Eco-friendly bolthole Lon Retreat is made up of just seven suites, each overlooking the foam-tipped waters and rolling dunes of the Bellarine Peninsula. Peaceful and rugged in equal measure, the landscape practically begs you to slow down and take stock of things – which is precisely the feeling the owners want to encourage. Named after seven types of cloud, the inch-perfect suites are clad in woods that echo the golden sand and are finished with colours swiped from the fields, sea and sky. The retreat’s pacifying power is bolstered by a small but stylish spa, fed by mineral-rich springs that bubble up from beneath the property. In terms of dining, you can order hampers from local deli Annie’s Kitchen or try the local area, a gourmet’s playground that’s thick with vineyards and disposed to the farm-to-table philosophy.
11am, but flexible, subject to availability. Earliest check-in, 3pm.
Double rooms from £215.12 (AU$390), including tax at 10 per cent.
There’s isn’t currently a restaurant, so rates don’t include any meals, but do include an artisanal breakfast hamper of granola, yoghurt and fruit toast for your first morning. There’s a minimum stay of two nights.
Owners Claire and Rob want the hotel to be a place that encourages guests to slow down and disconnect, which is why it doesn’t have WiFi. There’s good 4G coverage, though, so you won’t be forced to live a hermit’s life against your will.
At the hotel
Sunroom, private gardens, firepit and direct access to the beach. In rooms: flatscreen TV; kitchenette with a mini fridge, microwave and sink; wireless Bose speaker; tea and coffee kit; Weber barbecue; working fireplace and Subtle Energies bath products.
Our favourite rooms
Daubed with earthy and oceanic colours, the seven suites are designed to be inherently relaxing, and have large windows that make the most of the coastal views. The most indulgent of the lot is Alto, which has panoramic sea views from the living room and a stone soaking tub overlooking the lighthouse.
The poolhouse cuts a suave figure with its pitched metal ceiling, jet-black walls and statement stonework. Windows overlook the rolling coastline on either side, and there’s a light-flooded sun room with chairs and sunloungers. The pool is heated and filled with mineral water tapped from the limestone caves beneath the hotel.
Lon Spa is made up of three minimalist treatment rooms, each with a massage area, soaking tub and steam shower, both of which draw their water from the mineral-rich springs that work their way through the sand dunes. Each room has sweeping views of the ocean, local lighthouse and rolling coastline, creating a placid backdrop for the treatments on offer, which range from aromatherapy steam baths to indulgent facials involving 24-karat gold leaf and minerals extracted from pearls and conch shells.
With no WiFi at the hotel, you couldn’t ask for a better place to catch up on your reading list.
All common areas are wheelchair accessible, as is one of the Luxury Suites.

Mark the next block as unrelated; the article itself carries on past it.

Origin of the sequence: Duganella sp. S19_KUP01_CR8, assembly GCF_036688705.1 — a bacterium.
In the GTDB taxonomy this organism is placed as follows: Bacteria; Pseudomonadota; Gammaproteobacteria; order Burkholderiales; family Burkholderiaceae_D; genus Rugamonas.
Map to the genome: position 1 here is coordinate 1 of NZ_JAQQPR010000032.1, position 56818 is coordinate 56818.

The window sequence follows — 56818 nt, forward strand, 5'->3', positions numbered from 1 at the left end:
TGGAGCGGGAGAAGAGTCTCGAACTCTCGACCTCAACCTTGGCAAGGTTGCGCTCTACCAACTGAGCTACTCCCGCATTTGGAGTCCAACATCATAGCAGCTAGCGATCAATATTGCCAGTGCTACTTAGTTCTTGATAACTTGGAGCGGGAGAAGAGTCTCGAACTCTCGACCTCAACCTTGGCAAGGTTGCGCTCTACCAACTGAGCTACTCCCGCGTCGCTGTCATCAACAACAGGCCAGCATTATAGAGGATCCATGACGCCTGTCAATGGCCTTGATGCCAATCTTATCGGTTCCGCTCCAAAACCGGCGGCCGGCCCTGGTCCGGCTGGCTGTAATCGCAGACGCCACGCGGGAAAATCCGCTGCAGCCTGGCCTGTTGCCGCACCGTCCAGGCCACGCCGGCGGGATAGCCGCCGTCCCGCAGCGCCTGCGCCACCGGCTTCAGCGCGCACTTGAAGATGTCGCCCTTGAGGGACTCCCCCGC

To preserve its peaceful ambience, the hotel only accepts over-16s.
Very – the hotel was built with maximum energy efficiency in mind, making use of the latest green materials and building techniques. Solar and wood-fired heating minimise their use of electricity and gas; natural springs feed the spa, baths and showers; and rainwater is collected for use on their organic farm, which supplies produce and flowers. They also recycle waste and use recycled and local products wherever they can.
Each suite has a stylish dining table topped with timber, marble or glass.
Minimalist threads in earthy, organic colours.
There isn’t a restaurant yet, but there are plans for one in the future. For now, you can pre-order hampers to your suite; there’s a ready-to-cook breakfast hamper filled with bacon, eggs, goat cheese and fresh bread and tomatoes, antipasto and cheese hampers, a picnic-ready basket of goodies and a hamper of local artisanal treats to choose from. You’ll also have round-the-clock access to the Makers & Growers pantry, which is stocked with artisanal products sourced from the local area.
The honesty bar reflects the bounty of the local area, home to first-rate wineries, cider houses and small-batch distilleries.
Lon Retreat is on a stretch of hilly coastline in Point Lonsdale, a township on the fertile Bellarine Peninsula.
Avalon Airport is closest, and can be reached directly from Sydney, Adelaide, the Gold Coast Airport and Kuala Lumpur International. It takes around 45 minutes to drive from Avalon to Lon Retreat; the hotel can arrange a private transfer for up to four people for AUD120 each way.
Geelong Railway Station is a 30-minute drive from the hotel, and can be reached from Melbourne in just over an hour.
It’ll be worth having your own set of wheels, which will make it a breeze to get to award-winning wineries, distilleries, historic towns and stretches of unspoiled coastline. If you want to hire, the Smith24 team can arrange it. There’s open-air parking in front of the hotel.